It would be an excellent alternative if the stairs at the Royal Concert Hall are taken away. Although I don't think there's much room on Buchanan Street as it is
http://news.scotsman.com/scotland/Glasgow-to-get-trams-in.6653335.jpFOR centuries it has been one of Glasgow's great streets, alive to the bustle of shoppers, but in recent years its bright light has dimmed. Now Argyle Street is to be revamped through café culture.
An ambitious new plan to erect a café and a series of shops that will run through the centre of the pedestrianised street in the style of the trams of the past has been granted planning permission by Glasgow City Council.
The two-storey street café as well as seven other market kiosks are set to become a new focus for a street that is perceived as in decline and populated with too many bargain stores. The new look is expected to link the street closer to the city's rebranded 'Style Mile', an area of popular shopping streets around nearby Buchanan Street.
The project will involve replacing old street lighting with brighter winter lights, removing a public toilet and redundant phone boxes and erecting a café with roof terrace and pavement dining facilities.
The design is inspired by the old trams that once travelled along the street. The application for the revamp of the pedestrian section of Argyle Street was unanimously passed by the planning applications committee at Glasgow City Council yesterday. The aim of the revamp is to create a better connection with Buchanan Street.
Glasgow city council leader Gordon Matheson, whose ward takes in Argyle Street, said: "This is an important milestone in the ongoing regeneration of Glasgow's city centre. This project will not only see the physical regeneration of this section of Argyle Street but will help to improve the experience of those people living, working, visiting or shopping in this part of Glasgow.
"The revamp will ensure we continue to cultivate an attitude and look that meets our aspirations for the continual growth of Glasgow's shopping heart by creating a fantastic experience for tourists to visit and locals to enjoy."
In recent years the Argyle Street retailers' Association has complained about a series of issues it believes have contributed to the perception of decline in the street such as lack of winter lighting, poor street lighting and too many pound shops.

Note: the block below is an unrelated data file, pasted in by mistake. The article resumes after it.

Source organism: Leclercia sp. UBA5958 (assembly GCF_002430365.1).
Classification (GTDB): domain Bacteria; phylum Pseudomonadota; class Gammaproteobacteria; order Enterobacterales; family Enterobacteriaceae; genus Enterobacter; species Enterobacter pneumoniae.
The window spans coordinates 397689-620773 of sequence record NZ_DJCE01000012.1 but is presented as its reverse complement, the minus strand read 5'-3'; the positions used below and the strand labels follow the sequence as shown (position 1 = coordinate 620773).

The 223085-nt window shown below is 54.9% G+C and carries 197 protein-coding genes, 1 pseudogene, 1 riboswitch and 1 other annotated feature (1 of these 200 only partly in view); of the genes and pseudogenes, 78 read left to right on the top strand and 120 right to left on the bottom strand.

The new project was supported by Stuart Patrick, chief executive of Glasgow Chamber of Commerce who said: "This latest investment in Glasgow's Style Mile is most welcome given the performance of the city centre is such an absolutely essential component of Glasgow's economic recovery.
"Tremendous strides have been made in regenerating the city centre and establishing Glasgow as one of Europe's must-visit shopping cities.
SHAME OF ‘DISGUSTING’, RAT-INFESTED NO-GO ZONE JUST A SHORT WALK FROM FROM GLASGOW’S STYLE MILE WATERFRONT DISGRACE
23 Feb 2012
NAILS are sticking out, rubbish is piling up and there is a rat infestation – just yards from Glasgow’s Style Mile.
The banks of the River Clyde behind the St Enoch Centre are described as “disgusting” .
The waterfront, just off Clyde Street, is used every day by hundreds of people who sit on the benches or cycle, jog or walk along the bank.
Several plans to regenerate the area – including a £200million proposal for floating restaurants, shops and luxury flats – fell through.
However, the council has now agreed to clean up the area this summer as part of £600,000 of public realm improvements
This is clearly an area in need of considerable attention I have received numerous complaints about the walkway and suspension bridge, where flooding and vandalism have been problems for several years
Its promise came as calls were made to find a long term solution.
One of the most obvious problems in the area is the lack of a proper drainage system, which means rain that hits there has nowhere to go. That lets water build up.
It is something Hector McDonald, a builder who works near the area and walks along it every day, claims is a “death trap”.
The 47-year-old, from Riddrie, said: “The rain means massive puddles – that’s a potential death trap if they freeze and someone slips. I have almost fallen a number of times.”
The seats for the old bandstand are also in a state of disrepair. Wood has dislodged from the concrete, resulting in jagged wood and nails sticking out.Broken bottles, discarded food and other debris are also strewn throughout the walkway.